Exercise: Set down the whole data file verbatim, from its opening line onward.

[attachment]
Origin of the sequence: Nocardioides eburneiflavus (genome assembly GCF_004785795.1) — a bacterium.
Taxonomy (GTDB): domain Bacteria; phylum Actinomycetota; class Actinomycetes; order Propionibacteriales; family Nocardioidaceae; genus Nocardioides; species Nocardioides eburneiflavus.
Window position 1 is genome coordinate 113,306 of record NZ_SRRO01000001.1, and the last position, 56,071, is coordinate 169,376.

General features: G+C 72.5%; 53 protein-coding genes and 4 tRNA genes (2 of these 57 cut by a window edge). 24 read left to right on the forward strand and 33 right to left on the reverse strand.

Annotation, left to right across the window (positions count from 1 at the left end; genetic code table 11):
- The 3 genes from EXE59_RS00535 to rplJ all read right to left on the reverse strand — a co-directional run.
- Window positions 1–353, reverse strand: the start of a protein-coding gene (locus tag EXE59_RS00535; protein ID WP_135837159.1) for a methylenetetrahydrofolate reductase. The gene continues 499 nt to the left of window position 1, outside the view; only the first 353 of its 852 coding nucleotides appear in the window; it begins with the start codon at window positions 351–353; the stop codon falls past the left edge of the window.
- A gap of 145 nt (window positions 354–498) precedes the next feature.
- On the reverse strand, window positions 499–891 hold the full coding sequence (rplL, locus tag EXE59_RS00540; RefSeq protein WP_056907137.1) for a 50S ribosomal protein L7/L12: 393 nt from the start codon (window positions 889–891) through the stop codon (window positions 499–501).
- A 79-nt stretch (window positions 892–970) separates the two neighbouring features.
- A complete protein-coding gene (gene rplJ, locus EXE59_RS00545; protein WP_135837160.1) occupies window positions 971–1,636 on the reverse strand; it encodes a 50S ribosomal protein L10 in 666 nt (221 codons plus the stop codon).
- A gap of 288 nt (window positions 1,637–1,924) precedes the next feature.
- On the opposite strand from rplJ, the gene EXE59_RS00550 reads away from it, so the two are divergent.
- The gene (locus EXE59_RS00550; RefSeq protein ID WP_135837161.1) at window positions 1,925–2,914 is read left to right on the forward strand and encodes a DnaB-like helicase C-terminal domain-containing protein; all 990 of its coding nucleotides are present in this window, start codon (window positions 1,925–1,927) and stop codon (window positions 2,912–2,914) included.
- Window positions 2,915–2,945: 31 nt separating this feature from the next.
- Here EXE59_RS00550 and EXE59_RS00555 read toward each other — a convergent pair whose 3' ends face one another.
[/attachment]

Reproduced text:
Origin of the sequence: Nocardioides eburneiflavus (genome assembly GCF_004785795.1) — a bacterium.
Taxonomy (GTDB): domain Bacteria; phylum Actinomycetota; class Actinomycetes; order Propionibacteriales; family Nocardioidaceae; genus Nocardioides; species Nocardioides eburneiflavus.
Window position 1 is genome coordinate 113,306 of record NZ_SRRO01000001.1, and the last position, 56,071, is coordinate 169,376.

General features: G+C 72.5%; 53 protein-coding genes and 4 tRNA genes (2 of these 57 cut by a window edge). 24 read left to right on the forward strand and 33 right to left on the reverse strand.

Annotation, left to right across the window (positions count from 1 at the left end; genetic code table 11):
- The 3 genes from EXE59_RS00535 to rplJ all read right to left on the reverse strand — a co-directional run.
- Window positions 1–353, reverse strand: the start of a protein-coding gene (locus tag EXE59_RS00535; protein ID WP_135837159.1) for a methylenetetrahydrofolate reductase. The gene continues 499 nt to the left of window position 1, outside the view; only the first 353 of its 852 coding nucleotides appear in the window; it begins with the start codon at window positions 351–353; the stop codon falls past the left edge of the window.
- A gap of 145 nt (window positions 354–498) precedes the next feature.
- On the reverse strand, window positions 499–891 hold the full coding sequence (rplL, locus tag EXE59_RS00540; RefSeq protein WP_056907137.1) for a 50S ribosomal protein L7/L12: 393 nt from the start codon (window positions 889–891) through the stop codon (window positions 499–501).
- A 79-nt stretch (window positions 892–970) separates the two neighbouring features.
- A complete protein-coding gene (gene rplJ, locus EXE59_RS00545; protein WP_135837160.1) occupies window positions 971–1,636 on the reverse strand; it encodes a 50S ribosomal protein L10 in 666 nt (221 codons plus the stop codon).
- A gap of 288 nt (window positions 1,637–1,924) precedes the next feature.
- On the opposite strand from rplJ, the gene EXE59_RS00550 reads away from it, so the two are divergent.
- The gene (locus EXE59_RS00550; RefSeq protein ID WP_135837161.1) at window positions 1,925–2,914 is read left to right on the forward strand and encodes a DnaB-like helicase C-terminal domain-containing protein; all 990 of its coding nucleotides are present in this window, start codon (window positions 1,925–1,927) and stop codon (window positions 2,912–2,914) included.
- Window positions 2,915–2,945: 31 nt separating this feature from the next.
- Here EXE59_RS00550 and EXE59_RS00555 read toward each other — a convergent pair whose 3' ends face one another.